Superdrug has warned its online customers to change their passwords after criminals claimed to have obtained their personal details.
The chain said the group claimed they had stolen details of 20,000 customers, but it had only seen evidence so far that 386 customers had been affected.
Names, addresses and “in some cases” date of births and phone numbers “may have been accessed”, Superdrug said.
No customers’ payment card details had been accessed, it said.
Superdrug said there was “no evidence” its systems had been compromised.
It said it believed the criminals had got customers’ email addresses and passwords from other websites “and then used those credentials to access accounts on our website”.
The group had tried to extort a ransom from Superdrug, it said.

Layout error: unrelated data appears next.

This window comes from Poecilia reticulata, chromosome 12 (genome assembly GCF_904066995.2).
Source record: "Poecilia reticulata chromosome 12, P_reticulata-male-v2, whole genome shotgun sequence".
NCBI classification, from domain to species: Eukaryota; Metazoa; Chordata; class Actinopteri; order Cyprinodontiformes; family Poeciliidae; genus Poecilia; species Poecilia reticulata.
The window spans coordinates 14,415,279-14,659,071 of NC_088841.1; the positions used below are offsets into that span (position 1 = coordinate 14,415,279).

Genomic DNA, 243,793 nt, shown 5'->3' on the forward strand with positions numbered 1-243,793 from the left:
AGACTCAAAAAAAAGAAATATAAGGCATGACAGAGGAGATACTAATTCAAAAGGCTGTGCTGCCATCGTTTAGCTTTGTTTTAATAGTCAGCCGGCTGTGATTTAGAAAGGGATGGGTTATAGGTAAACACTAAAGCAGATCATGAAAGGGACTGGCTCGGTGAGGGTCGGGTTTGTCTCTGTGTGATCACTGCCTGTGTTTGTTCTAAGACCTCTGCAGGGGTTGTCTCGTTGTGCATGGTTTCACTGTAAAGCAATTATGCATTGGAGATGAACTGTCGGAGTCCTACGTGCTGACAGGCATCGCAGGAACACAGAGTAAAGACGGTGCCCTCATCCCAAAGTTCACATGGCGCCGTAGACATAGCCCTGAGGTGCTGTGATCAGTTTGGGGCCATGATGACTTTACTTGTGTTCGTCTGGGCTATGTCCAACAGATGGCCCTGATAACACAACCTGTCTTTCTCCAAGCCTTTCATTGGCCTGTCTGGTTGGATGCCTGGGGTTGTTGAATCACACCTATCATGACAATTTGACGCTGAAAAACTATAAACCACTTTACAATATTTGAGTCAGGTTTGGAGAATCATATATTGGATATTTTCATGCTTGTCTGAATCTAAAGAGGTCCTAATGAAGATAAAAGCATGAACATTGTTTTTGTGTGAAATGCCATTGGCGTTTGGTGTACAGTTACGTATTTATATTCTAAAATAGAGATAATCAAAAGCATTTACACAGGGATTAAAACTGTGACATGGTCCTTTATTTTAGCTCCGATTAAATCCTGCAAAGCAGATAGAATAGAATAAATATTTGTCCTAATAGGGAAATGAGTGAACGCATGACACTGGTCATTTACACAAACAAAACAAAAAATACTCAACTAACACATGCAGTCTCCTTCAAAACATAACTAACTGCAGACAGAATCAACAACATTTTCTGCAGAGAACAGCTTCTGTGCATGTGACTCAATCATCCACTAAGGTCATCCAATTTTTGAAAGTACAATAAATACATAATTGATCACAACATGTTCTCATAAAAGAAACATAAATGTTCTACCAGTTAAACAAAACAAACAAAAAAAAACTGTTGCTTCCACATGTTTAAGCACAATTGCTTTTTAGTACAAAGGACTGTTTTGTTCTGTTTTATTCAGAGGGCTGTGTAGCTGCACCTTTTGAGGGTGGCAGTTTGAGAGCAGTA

The retailer said it had “notified directly” all customers which it believed had been affected.
It also posted a tweet, telling customers the email they sent was “genuine”.
To customers who have received an email from us today, this email is genuine. We recommend you follow the steps we outlined.— Superdrug (@superdrug) 21 August 2018
Some customers reacted with anger to the tweet, saying the chain should have apologise.
Superdrug said it had informed the police as well as the UK’s national fraud and cyber-crime arm, Action Fraud, about the issue.
“We… will be offering them all the information they need for their investigation,” they said.
Cyber attacks are a growing threat for companies.
Last year, Dixons Carphone, which owns Carphone Warehouse and Currys PC World, suffered a huge data breach involving 10 million customers.
In 2015, TalkTalk was hit by a cyber attack which led to the theft of the personal data of nearly 157,000 customers.
The telecoms firm was fined £400,00 for the breach, with the Information Commissioner’s Office saying security was so poor that the attack succeeded “with ease”.